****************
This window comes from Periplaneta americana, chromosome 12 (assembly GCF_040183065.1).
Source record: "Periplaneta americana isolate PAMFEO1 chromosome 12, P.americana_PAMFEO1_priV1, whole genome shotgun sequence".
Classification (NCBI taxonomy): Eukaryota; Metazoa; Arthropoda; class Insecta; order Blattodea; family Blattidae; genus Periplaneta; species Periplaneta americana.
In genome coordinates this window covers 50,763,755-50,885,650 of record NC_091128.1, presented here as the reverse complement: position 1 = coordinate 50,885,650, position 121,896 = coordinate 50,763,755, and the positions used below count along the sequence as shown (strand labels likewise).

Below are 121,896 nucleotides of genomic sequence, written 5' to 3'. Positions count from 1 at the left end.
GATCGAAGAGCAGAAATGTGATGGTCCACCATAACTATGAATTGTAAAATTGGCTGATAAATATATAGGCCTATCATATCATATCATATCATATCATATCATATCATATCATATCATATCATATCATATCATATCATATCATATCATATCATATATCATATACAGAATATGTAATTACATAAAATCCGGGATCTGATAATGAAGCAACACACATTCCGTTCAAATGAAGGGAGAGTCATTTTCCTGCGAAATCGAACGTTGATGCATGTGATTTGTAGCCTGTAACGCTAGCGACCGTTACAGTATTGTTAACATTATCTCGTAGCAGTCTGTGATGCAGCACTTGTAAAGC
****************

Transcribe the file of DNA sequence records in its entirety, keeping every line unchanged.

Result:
This window comes from Periplaneta americana, chromosome 12 (assembly GCF_040183065.1).
Source record: "Periplaneta americana isolate PAMFEO1 chromosome 12, P.americana_PAMFEO1_priV1, whole genome shotgun sequence".
Classification (NCBI taxonomy): Eukaryota; Metazoa; Arthropoda; class Insecta; order Blattodea; family Blattidae; genus Periplaneta; species Periplaneta americana.
In genome coordinates this window covers 50,763,755-50,885,650 of record NC_091128.1, presented here as the reverse complement: position 1 = coordinate 50,885,650, position 121,896 = coordinate 50,763,755, and the positions used below count along the sequence as shown (strand labels likewise).

Below are 121,896 nucleotides of genomic sequence, written 5' to 3'. Positions count from 1 at the left end.
GATCGAAGAGCAGAAATGTGATGGTCCACCATAACTATGAATTGTAAAATTGGCTGATAAATATATAGGCCTATCATATCATATCATATCATATCATATCATATCATATCATATCATATCATATCATATCATATCATATCATATCATATCATATATCATATACAGAATATGTAATTACATAAAATCCGGGATCTGATAATGAAGCAACACACATTCCGTTCAAATGAAGGGAGAGTCATTTTCCTGCGAAATCGAACGTTGATGCATGTGATTTGTAGCCTGTAACGCTAGCGACCGTTACAGTATTGTTAACATTATCTCGTAGCAGTCTGTGATGCAGCACTTGTAAAGC